Mateo shares the deeper meaning behind a favorite scene from the Chronicles of Narnia, the undragoning of Eustace.
This is our 2nd video together. Take a moment to watch how Aslan’s story affected Mateo’s faith in:
If you have time, explore some of our other pieces in this series.
Jared & Mateo:
The Undragoning of Eustace
Jared: So, I’ve carried this so far. Is there anything you’d like to add, or any stories from Narnia that have stood out to you?
Mateo: I really liked what was in The Voyage of the Dawn Treader about Edmund’s cousin Eustace. He’s pretty much a brat at the beginning of the book. His character develops.
And Eustace begins to realize what he’s been doing wrong, how he’s been treating his cousins, and how he’s been talking about Aslan.
I don’t know if this is in the book, but in the movie he’s been changed into the dragon. He’s on an island, the island of sand. He flew out of the sea dragon fight. He falls onto the island of sand. He’s wounded.
Then Aslan walks up out of nowhere. He takes His paw and starts writing in the sand, just drawing His paw through the sand. And as He does that, the hard scales and the skin of Eustace just come off. It’s kind of cool. It’s kind of like a redemption thing.
Aslan is not just taking off his tough hide from being a dragon, but taking off the toughness of Eustace’s personality, the way that he’s been living, and the way that he’s been treating others.
Eustace is completely changed after that. He’s a completely new person. It’s really cool.
It has nothing to do with The Lion, The Witch and the Wardrobe, but that’s one of my favorites.
JVI | Mateo the Roblox Jedi | 09.14.18
Jared: Well I think any Narnian memory is amazing. That fact that C.S. Lewis could study and communicate this way is amazing as well.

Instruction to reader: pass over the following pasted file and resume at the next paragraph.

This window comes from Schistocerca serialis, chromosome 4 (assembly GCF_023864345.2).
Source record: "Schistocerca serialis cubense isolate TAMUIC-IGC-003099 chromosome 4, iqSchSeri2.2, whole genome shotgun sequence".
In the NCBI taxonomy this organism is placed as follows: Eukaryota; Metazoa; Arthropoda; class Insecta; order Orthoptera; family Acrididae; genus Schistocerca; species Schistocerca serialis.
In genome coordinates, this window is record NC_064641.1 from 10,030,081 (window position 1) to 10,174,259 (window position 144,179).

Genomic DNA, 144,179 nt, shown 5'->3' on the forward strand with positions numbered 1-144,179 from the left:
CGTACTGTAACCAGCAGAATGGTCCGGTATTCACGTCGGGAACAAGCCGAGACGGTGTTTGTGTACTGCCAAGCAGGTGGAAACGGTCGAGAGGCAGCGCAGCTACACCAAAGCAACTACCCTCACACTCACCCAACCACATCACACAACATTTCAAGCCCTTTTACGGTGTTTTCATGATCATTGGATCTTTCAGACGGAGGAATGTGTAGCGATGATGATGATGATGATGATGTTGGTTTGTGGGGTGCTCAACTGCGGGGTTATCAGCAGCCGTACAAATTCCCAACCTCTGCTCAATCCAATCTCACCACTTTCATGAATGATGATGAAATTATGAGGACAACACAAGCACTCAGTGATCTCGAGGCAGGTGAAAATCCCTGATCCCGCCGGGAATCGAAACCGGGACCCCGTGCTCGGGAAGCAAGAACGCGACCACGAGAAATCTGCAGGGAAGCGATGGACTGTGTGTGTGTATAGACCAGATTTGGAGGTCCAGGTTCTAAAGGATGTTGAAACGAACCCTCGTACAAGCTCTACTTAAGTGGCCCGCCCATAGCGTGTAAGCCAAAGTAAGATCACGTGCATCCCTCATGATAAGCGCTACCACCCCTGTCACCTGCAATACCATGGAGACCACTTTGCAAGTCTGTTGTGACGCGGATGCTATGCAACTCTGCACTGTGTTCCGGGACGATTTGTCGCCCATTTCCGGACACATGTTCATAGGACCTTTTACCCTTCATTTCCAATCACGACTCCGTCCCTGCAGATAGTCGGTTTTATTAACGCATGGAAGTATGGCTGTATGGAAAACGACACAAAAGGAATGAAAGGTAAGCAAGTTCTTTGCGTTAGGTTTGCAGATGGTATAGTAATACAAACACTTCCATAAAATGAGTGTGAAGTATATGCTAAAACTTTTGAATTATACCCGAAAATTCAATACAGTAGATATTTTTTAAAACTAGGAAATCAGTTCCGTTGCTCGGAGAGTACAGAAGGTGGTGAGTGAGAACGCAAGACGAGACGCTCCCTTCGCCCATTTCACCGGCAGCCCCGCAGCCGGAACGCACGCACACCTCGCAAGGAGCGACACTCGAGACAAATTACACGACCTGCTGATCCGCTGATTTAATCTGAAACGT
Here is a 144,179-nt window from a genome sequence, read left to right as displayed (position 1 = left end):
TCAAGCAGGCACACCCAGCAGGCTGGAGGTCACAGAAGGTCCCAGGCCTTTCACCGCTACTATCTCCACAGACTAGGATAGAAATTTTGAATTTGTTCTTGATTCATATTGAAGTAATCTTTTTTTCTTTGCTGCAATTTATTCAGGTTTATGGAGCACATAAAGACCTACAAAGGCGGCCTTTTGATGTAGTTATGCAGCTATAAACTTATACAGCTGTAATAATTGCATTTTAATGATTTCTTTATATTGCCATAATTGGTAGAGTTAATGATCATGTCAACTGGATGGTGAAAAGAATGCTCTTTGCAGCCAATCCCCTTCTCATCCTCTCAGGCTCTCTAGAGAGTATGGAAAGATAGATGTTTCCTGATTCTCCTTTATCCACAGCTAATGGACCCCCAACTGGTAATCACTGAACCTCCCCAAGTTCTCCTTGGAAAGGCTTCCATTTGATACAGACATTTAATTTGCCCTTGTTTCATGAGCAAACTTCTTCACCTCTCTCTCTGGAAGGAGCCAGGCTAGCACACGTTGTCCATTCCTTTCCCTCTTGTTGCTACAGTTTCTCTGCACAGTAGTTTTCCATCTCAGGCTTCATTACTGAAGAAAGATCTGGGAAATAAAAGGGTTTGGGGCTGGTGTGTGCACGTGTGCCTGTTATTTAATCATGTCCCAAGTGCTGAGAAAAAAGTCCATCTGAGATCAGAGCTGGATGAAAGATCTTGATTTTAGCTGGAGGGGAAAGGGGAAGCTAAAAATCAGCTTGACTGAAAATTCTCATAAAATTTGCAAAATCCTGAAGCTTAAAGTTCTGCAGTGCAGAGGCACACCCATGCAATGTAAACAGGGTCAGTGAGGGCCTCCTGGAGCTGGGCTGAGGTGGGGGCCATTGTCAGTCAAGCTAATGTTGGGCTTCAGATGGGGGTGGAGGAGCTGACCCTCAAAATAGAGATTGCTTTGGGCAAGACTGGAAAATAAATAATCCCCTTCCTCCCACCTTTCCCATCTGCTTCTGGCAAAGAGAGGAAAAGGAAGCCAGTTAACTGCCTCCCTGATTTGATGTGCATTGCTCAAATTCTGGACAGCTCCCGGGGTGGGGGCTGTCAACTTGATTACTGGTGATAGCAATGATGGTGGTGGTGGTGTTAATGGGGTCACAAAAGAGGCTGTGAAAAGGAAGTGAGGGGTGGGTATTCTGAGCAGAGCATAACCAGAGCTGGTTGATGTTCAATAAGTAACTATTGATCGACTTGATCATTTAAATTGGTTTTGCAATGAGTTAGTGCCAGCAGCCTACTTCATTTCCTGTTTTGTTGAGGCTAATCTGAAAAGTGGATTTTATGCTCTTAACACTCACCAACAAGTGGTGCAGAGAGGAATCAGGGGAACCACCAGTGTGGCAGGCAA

I’ve heard a scholar call that The Undragoning of Eustace.
When I think of that, I think of people who have become Christians, but have not yet shed the skin of the carnal flesh. It’s not just salvation.
For Christians sometimes we have to go through a process that’s painful. God removes the hardness and callousness of our flesh.
Mateo: In the movie Eustace says [Mateo using an English accent]:
“It hurt. It really hurt. But it was a good hurt.”
I just did that English accent without even thinking about it.
Jared: You did that English accent well. I don’t know what English dialect it is, but I’m sure you could find one.
Mateo: I played Tiny Tim in A Christmas Carol awhile back, so I’ve still got that English accent.
Jared: Well, once again I just wanted to share this with you all. Here you have it, three generations of Vernells that are speaking about Narnia. And not only speaking about it, but sharing how it has been formative for our faith.
We have a lot to thank Lewis for. Someday we’ll see him on the other side and thank him for his contributions to our faith.
Certainly you can do so as well with people who have contributed in your life, who have taken the time to write and to share, in ways that have grown you faith.
Questions to Consider:
1) Is there someone who has contributed to the faith of your family and loved ones, or even your community?
2) Have you ever considered how to either thank that person, or pass along their blessing or legacy of faith?
4) What are some Scriptures you can think of that examine the conflict between the lower nature (the flesh) and the higher nature (spirit)?
 This post is part of a series about C.S. Lewis.
Amazon.com: Blu-ray: The Voyage of the Dawn Treader
Amazon: The Lion, the Witch and the Wardrobe  Devin Brown, “‘Further Up and Further In:’ Narnia as an Introduction to Lewis’ Thought and Theology,” http://www.gracehillmedia.com/ (accessed
November 16, 2010).